Family[edit]

In 1917 Brock married Irene Catherine Francklin (née Wake), daughter of Vice-Admiral Sir Baldwin Wake Walker, 2nd Baronet; they had one daughter.[1]

Honours and awards[edit]

References[edit]

  1. ^ a b "Osmond Brock". Oxford Dictionary of National Biography. Retrieved 12 October 2014. 
  2. ^ a b c d e f g h i j k l m Heathcote, p. 34
  3. ^ The London Gazette: no. 26030. p. 1268. 7 March 1890. Retrieved 12 October 2014.
  4. ^ The London Gazette: no. 27150. p. 3. 2 January 1900. Retrieved 12 October 2014.
  5. ^ The London Gazette: no. 27632. p. 25. 1 January 1904. Retrieved 12 October 2014.
  6. ^ The London Gazette: no. 28774. p. 8059. 18 November 1913. Retrieved 12 October 2014.
  7. ^ a b The London Gazette: (Supplement) no. 29088. p. 2213. 2 March 1915. Retrieved 12 October 2014.
  8. ^ The London Gazette: no. 29094. p. 2365. 9 March 1915. Retrieved 12 October 2014.
  9. ^ a b c d e f g h Heathcote, p. 35
  10. ^ a b The London Gazette: (Supplement) no. 29751. p. 9071. 15 September 1916. Retrieved 12 October 2014.
  11. ^ a b The London Gazette: no. 30156. p. 6409. 29 June 1917. Retrieved 12 October 2014.
  12. ^ a b The London Gazette: (Supplement) no. 30451. p. 82. 28 December 1917. Retrieved 12 October 2014.
  13. ^ a b The London Gazette: (Supplement) no. 31274. p. 4515. 4 April 1919. Retrieved 12 October 2014.
  14. ^ The London Gazette: no. 31610. p. 12892. 21 October 1919. Retrieved 12 October 2014.
  15. ^ The London Gazette: no. 32962. p. 5889. 5 August 1924. Retrieved 12 October 2014.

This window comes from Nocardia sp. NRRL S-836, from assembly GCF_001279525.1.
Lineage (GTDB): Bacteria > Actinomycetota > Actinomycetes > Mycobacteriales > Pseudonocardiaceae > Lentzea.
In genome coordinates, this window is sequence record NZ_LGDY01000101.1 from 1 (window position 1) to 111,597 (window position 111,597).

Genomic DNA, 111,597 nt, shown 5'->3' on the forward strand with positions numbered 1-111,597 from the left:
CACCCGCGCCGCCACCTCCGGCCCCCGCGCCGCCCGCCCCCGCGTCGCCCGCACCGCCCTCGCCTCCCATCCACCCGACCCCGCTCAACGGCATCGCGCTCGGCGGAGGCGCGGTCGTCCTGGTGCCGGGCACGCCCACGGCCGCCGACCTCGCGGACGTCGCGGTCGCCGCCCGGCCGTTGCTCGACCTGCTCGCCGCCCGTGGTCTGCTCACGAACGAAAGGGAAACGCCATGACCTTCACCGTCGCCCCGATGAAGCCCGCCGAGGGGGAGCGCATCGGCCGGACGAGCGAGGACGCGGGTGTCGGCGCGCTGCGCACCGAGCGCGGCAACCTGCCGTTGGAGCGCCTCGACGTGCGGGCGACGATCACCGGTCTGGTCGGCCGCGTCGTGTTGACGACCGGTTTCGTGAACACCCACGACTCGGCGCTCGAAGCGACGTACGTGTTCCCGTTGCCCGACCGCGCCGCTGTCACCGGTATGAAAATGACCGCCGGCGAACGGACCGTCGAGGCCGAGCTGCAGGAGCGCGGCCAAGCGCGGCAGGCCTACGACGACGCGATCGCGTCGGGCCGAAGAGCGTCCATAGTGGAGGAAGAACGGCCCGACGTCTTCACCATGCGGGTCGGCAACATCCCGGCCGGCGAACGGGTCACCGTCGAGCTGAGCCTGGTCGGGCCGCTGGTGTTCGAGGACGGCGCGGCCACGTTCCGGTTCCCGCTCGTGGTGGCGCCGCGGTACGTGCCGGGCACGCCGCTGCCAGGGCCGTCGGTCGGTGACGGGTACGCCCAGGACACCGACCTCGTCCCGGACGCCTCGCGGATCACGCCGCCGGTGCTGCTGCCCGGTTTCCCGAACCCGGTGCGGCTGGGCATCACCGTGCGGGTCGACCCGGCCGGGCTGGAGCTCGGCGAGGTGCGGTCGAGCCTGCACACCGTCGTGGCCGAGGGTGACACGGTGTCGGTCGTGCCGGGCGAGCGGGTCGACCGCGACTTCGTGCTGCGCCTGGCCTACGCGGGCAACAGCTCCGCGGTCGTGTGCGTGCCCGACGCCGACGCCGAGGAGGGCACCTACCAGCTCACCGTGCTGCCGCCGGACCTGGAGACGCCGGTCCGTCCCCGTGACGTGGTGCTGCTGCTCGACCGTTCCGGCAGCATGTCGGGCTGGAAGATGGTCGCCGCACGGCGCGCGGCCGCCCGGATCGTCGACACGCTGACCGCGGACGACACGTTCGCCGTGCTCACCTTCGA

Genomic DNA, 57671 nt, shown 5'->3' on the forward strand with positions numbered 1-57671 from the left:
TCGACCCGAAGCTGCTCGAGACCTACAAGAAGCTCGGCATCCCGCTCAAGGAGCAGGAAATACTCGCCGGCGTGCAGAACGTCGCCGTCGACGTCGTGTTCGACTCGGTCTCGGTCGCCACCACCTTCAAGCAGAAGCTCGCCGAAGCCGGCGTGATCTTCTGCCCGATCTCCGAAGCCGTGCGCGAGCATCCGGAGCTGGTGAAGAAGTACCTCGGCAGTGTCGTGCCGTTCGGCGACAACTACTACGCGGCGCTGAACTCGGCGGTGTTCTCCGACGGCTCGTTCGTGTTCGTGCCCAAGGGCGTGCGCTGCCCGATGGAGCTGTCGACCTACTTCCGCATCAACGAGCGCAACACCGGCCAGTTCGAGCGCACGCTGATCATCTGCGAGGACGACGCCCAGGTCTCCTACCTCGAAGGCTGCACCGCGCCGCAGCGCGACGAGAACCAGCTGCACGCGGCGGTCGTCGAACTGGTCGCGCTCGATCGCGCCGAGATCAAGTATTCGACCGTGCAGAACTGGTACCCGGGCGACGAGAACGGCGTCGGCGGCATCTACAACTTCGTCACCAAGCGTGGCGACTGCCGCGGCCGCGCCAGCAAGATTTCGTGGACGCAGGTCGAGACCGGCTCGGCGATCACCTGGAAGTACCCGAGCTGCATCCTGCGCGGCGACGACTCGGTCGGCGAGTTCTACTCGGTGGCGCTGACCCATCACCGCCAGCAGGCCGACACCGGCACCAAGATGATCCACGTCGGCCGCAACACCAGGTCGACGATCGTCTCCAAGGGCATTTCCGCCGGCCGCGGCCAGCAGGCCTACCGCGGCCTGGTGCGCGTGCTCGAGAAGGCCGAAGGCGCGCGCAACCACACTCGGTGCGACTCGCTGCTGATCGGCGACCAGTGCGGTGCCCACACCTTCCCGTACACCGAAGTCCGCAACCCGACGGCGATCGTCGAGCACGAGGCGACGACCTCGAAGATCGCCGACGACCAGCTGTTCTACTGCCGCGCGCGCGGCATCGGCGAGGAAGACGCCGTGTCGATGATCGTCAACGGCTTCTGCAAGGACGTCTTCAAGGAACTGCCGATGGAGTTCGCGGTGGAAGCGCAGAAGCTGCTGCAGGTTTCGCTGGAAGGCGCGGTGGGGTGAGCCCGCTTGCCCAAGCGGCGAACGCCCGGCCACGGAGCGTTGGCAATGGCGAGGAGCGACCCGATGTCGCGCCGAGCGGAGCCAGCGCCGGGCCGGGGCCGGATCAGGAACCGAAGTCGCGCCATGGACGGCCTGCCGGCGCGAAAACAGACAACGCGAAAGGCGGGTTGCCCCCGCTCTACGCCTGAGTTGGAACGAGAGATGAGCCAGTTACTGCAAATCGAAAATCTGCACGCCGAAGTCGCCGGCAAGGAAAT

16. ^ a b The London Gazette: (Supplement) no. 33472. p. 1437. 26 February 1929. Retrieved 12 October 2014.
  17. ^ The London Gazette: no. 33523. p. 5145. 6 August 1929. Retrieved 12 October 2014.
  18. ^ The London Gazette: no. 34076. p. 5054. 7 August 1934. Retrieved 12 October 2014.
  19. ^ The London Gazette: (Supplement) no. 34279. p. 2782. 29 April 1936. Retrieved 12 October 2014.
  20. ^ The London Gazette: (Supplement) no. 30258. p. 8989. 28 August 1917. Retrieved 12 October 2014.
  21. ^ The London Gazette: (Supplement) no. 30116. p. 5591. 5 June 1917. Retrieved 12 October 2014.
  22. ^ The London Gazette: (Supplement) no. 31413. p. 7908. 20 June 1919. Retrieved 12 October 2014.
  23. ^ The London Gazette: (Supplement) no. 31748. p. 950. 20 January 1920. Retrieved 12 October 2014.

Sources[edit]

  • Heathcote, Tony (2002). The British Admirals of the Fleet 1734 – 1995. Pen & Sword Ltd. ISBN 0-85052-835-6. 

External links[edit]

Military offices
Preceded by
Sir James Fergusson
Deputy Chief of the Naval Staff
1919–1921
Succeeded by
Sir Roger Keyes
Preceded by
Sir John de Robeck
Commander-in-Chief, Mediterranean Fleet
1922–1925
Succeeded by
Sir Roger Keyes
Preceded by
Sir Sydney Fremantle
Commander-in-Chief, Portsmouth
1926–1929
Succeeded by
Sir Roger Keyes